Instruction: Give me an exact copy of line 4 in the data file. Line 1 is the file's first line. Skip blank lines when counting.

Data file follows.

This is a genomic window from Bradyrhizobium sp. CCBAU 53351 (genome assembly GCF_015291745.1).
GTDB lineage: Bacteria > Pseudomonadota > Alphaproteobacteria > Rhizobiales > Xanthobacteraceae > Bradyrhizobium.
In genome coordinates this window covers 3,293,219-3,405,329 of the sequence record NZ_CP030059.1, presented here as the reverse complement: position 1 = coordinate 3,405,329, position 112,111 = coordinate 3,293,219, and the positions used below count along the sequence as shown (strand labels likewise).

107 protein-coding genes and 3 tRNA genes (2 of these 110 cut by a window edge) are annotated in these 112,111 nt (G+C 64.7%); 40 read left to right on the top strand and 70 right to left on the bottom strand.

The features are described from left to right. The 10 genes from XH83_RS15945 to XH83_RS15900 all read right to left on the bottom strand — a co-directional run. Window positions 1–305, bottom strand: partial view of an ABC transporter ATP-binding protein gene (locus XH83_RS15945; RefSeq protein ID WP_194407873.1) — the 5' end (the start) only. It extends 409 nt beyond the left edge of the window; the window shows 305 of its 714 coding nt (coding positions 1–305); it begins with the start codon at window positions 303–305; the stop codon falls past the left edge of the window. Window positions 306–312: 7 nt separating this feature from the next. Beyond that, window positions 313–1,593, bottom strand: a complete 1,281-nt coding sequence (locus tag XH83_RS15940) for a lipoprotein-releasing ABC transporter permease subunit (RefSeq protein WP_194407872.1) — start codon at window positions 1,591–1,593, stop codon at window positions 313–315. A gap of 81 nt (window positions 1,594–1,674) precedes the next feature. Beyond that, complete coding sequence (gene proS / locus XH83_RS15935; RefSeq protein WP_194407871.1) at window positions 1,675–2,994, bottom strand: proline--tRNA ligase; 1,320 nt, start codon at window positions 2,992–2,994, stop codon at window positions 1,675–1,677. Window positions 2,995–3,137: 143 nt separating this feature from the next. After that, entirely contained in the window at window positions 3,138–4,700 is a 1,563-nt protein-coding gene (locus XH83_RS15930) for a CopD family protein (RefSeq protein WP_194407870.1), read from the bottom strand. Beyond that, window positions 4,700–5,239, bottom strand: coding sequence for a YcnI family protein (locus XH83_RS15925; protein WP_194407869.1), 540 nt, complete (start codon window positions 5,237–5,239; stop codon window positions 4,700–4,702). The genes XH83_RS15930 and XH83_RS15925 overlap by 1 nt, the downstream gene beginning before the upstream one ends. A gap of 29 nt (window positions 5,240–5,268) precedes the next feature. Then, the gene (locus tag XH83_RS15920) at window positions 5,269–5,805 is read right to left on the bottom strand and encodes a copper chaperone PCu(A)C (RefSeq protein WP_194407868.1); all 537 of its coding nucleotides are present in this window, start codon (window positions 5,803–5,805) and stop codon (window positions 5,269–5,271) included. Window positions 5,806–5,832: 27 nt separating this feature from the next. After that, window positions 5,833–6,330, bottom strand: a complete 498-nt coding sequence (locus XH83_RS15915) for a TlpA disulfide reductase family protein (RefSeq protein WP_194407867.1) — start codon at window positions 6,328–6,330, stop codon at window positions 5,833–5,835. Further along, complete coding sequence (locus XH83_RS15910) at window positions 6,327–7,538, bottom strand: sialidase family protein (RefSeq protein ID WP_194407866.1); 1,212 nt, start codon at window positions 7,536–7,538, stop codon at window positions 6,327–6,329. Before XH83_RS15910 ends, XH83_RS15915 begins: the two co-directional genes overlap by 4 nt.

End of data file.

107 protein-coding genes and 3 tRNA genes (2 of these 110 cut by a window edge) are annotated in these 112,111 nt (G+C 64.7%); 40 read left to right on the top strand and 70 right to left on the bottom strand.